Sunday, December 7, 2014

Jacob's Favored Son

Three years ago, we related the story of Jacob over a period of several weeks, concluding with this post wherein it is suggested that we might move on to the story of Joseph.  A bit tardy, but let's explore that now.

Jacob finally got a son on Rachel after siring ten others by other women.  Inevitably, because Rachel was Jacob’s favorite wife, this boy, hight Joseph,  became his favored son.  As the child grew and his older brothers observed the favoritism bestowed upon him by their father, jealousy grew in their hearts.  Finally they were so enraged that they sold Joseph as a slave to a bunch of Ishmaelites headed to Egypt.  Of course, they covered their actions with lies.

Jealousy leads to rage, and rage leads to perfidy.

In Egypt, the young man became a household servant to one Potiphar.  His service was so outstanding that soon enough the master made Joseph manager of the estate and gave him charge over all things.  Potiphar’s wife soon enough looked upon Joseph with lust, jealousy of his handsome physique driving her to put the make on the young man.  He rebuffed her advances, observing that as his wife she was the sole thing reserved by Potiphar unto himself.  To defile each other in the slaking of  carnal lust would be a great sin against the master, and against God. Nevertheless, the woman persisted and Joseph resisted to the point, that enraged, she falsely accused him of attempted rape and he was thrown into the pokey.

Jealousy leads to rage, and rage leads to perfidy.

Yet Joseph in due time was elevated by the warden to head assistant, effectively making Joseph trustee and resident in charge, while the warden possibly spent his time fishing in the Nile.  Now two of the prisoners were former servants of the King, one the chief butler, the other the chief baker.  Each, having displeased the King, wound up in the calaboose.

Each of these men had a dream, and each was puzzled thereby. In those days dreams had significant meaning, could they but be understood or interpreted.  Joseph assured these fellows that he could interpret dreams correctly, so they shared, and he did.  The King, he said, would lift up the butler’s head and replace him in his former position.  The baker, on the contrary, would have his head lifted up and removed from his shoulders.  And thus it was.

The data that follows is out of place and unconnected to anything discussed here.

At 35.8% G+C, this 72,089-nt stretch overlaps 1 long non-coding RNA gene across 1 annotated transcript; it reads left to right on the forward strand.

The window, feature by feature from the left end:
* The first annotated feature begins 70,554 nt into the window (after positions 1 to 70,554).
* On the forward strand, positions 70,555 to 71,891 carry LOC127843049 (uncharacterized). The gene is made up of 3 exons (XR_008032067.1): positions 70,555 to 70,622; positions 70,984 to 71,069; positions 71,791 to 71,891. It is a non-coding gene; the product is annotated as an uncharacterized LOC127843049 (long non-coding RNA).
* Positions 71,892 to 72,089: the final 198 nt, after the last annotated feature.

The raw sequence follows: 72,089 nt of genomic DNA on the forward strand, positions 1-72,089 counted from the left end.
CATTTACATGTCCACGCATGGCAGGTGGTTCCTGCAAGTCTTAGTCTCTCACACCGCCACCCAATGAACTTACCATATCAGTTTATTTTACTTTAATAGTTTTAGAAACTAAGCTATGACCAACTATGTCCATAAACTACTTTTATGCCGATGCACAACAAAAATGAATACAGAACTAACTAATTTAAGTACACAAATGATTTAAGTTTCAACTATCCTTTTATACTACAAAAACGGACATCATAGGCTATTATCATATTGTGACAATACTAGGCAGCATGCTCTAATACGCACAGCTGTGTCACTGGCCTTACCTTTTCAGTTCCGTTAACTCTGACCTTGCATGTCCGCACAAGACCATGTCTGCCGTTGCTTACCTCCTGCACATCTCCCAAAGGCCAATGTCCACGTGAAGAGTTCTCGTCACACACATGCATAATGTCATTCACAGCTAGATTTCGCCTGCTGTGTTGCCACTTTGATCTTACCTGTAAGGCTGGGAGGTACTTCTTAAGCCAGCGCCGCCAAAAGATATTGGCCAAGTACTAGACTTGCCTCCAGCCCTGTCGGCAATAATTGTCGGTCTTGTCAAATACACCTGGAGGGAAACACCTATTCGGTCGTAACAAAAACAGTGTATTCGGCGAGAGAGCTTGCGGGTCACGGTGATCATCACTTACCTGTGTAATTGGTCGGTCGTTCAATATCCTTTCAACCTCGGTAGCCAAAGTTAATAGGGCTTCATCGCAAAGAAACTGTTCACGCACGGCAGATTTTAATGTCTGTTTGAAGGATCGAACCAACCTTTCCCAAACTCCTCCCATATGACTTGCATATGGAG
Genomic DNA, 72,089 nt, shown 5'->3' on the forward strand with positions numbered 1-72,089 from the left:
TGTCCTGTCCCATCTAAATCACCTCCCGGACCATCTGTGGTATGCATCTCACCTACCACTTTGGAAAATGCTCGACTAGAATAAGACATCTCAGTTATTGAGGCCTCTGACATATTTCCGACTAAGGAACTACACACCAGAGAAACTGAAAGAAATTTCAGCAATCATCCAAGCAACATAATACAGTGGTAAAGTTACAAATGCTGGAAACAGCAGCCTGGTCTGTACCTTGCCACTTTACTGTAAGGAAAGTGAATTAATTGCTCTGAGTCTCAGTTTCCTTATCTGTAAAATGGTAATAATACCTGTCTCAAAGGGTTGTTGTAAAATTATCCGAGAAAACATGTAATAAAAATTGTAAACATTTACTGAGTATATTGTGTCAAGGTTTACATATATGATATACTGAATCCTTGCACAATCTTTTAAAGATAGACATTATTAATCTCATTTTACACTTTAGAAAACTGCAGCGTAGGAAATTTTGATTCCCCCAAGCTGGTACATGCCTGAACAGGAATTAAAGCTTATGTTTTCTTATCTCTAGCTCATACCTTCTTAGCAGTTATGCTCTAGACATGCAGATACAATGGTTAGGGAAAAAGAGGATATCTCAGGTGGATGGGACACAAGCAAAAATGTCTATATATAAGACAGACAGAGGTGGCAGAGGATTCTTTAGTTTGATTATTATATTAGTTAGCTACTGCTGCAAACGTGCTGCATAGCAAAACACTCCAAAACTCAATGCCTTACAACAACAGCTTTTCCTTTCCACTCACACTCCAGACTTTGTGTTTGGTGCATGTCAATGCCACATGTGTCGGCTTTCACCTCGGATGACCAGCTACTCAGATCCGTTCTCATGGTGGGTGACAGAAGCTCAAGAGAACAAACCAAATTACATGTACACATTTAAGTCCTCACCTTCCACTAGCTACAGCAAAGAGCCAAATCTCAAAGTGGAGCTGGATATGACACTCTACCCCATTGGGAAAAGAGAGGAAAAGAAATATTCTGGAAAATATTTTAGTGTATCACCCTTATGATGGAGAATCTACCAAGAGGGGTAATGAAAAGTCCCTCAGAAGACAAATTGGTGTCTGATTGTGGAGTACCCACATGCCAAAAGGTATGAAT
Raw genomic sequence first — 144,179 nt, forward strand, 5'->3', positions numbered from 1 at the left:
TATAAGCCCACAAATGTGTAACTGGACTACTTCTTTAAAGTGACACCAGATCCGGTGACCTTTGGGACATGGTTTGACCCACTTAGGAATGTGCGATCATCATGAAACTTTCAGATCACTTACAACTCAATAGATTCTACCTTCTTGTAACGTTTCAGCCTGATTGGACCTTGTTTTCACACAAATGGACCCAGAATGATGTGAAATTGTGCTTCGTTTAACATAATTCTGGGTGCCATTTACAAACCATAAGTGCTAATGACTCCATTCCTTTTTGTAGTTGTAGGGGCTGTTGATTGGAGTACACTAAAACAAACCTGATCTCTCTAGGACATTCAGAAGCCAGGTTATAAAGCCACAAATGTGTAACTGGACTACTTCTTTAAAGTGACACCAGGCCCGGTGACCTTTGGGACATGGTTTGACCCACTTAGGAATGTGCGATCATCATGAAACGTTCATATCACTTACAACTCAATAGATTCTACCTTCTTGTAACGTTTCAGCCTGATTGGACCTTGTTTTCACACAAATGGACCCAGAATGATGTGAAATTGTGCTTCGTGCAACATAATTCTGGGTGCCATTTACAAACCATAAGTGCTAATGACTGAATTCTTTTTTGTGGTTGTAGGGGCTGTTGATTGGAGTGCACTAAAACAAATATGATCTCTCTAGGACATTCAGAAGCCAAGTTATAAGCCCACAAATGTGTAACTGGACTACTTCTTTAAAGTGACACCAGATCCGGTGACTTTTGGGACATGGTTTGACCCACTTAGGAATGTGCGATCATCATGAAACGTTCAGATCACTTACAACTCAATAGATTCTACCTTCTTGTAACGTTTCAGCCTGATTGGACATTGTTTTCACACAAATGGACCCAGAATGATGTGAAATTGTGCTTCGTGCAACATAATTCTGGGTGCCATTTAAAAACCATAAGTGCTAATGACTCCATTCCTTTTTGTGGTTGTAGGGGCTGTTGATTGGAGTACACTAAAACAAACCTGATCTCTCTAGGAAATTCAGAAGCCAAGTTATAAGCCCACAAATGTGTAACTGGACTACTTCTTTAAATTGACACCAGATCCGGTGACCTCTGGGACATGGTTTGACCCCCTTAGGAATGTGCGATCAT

Time passes, considerable time, and Joseph still lies in gaol.  Eventually, though, Pharaoh has a dream, and his wizards, and aides, and sycophants are unable to interpret it.  The King’s puzzlement becomes the talk of the palace, and the chief butler, hearing this, tells the King, “I had almost forgotten it, but there was a fellow, Joseph by name, imprisoned with me who interprets dreams.”  So the King fetched Joseph up from jail and laid the matter before him.  Joseph spelled it all out in vivid detail, and soon enough he was given a new name, Zaphnathpaaneah, befitting his new position, for he was  appointed Prime Minister of the realm, second only to Pharaoh in the kingdom.  Joseph was thirty years of age.

The King’s dream featured a bunch of cows, seven very fat cows, and seven exceedingly skinny ones.  The lean ones ate the fat ones.  The interpretation:  the country will have seven years of bountiful crop production, followed by seven years of drought and famine.  So, believing his own prediction, the new  Prime Minister  concentrated the nation’s efforts on storing up provisions during the productive years against the lean years in which the crops would fail.  And it happened just so,

Based on a reading of Genesis, chapters 37, 39-41

Key passage:  The Lord was with him, and that which he did, the Lord made it to prosper. Genesis 39:23b  

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